One of my biggest mentors and supports through my career is my friend and fellow 3rd AD Elisha Rashleigh. She forged a career as a 3rd AD in Melbourne right after moving here and has been working consistently ever since. While she ‘made it’ first, she was nothing but supportive when I changed tack to become an AD.

“She inspired me to keep trying, even when it didn’t seem like I was getting any traction, and being able to share experiences, ideas, and working styles has been so important for us both.”

Sumah Hurley

What’s your favourite film?

Sister Act 2: Back in Habit is a film I watched many times when I was younger with my mum, and it always makes me happy. I still get excited every time I see the choir sing at the championships and eagerly wait to find out if they win, every single time.

What’s your favourite First Nations film?

I love a feel-good movie and The Sapphires resonated with me. The film follows four strong Indigenous women on an incredible journey, while highlighting the prejudices our people faced in 1960s Australia.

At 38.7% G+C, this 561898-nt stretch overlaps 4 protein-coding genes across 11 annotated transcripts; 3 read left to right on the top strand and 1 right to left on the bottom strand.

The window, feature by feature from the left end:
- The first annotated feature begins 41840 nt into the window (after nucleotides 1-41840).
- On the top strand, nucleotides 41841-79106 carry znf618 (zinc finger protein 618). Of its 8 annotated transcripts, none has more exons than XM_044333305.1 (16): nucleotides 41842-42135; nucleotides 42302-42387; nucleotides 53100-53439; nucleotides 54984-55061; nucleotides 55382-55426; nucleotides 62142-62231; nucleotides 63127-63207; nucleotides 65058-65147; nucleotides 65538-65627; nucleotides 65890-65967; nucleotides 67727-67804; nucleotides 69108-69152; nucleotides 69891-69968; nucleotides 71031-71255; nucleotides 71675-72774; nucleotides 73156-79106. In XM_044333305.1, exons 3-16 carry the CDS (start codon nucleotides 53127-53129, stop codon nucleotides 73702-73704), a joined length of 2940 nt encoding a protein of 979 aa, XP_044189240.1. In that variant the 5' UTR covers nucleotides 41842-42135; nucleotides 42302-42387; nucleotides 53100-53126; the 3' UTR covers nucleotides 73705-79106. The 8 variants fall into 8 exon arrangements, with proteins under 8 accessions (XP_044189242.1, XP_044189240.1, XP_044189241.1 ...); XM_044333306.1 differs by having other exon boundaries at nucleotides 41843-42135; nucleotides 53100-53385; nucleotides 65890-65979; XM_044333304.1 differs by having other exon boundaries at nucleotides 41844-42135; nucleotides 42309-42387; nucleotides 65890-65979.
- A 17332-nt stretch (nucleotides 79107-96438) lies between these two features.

What advice would you give to fellow Indigenous Australians who want to work in the screen industry?

Don’t be discouraged if it takes longer than you thought to get into the industry. It’s all about timing. You might find that you land your first gig quickly, but like me, it took a couple of years of working hard before I landed a long form job as an AD. At the time it was frustrating. Every job wanted someone with experience, which of course you understand, but it can take its toll. In saying that, I wouldn’t trade my experience for anything because it made me stronger, more resilient and a better AD.

Sumah Hurley on How to Stay Married.

Where do you see yourself in 10 years?

The older I get the more work/life balance I crave, but that’s one thing our industry isn’t very good at. However, with job sharing a possibility I could imagine myself balancing out work much better in the future. Alternatively, if I could get paid to watch TV, I wouldn’t be turning that down!

Want to find out more about filming in Melbourne with passionate and experienced crew like Sumah? Contact Film Victoria’s Manager of Production Attraction & Support Joe Brinkmann at [email protected]

Featured top image credit: Sumah Hurley on The Legend of Burnout Barry.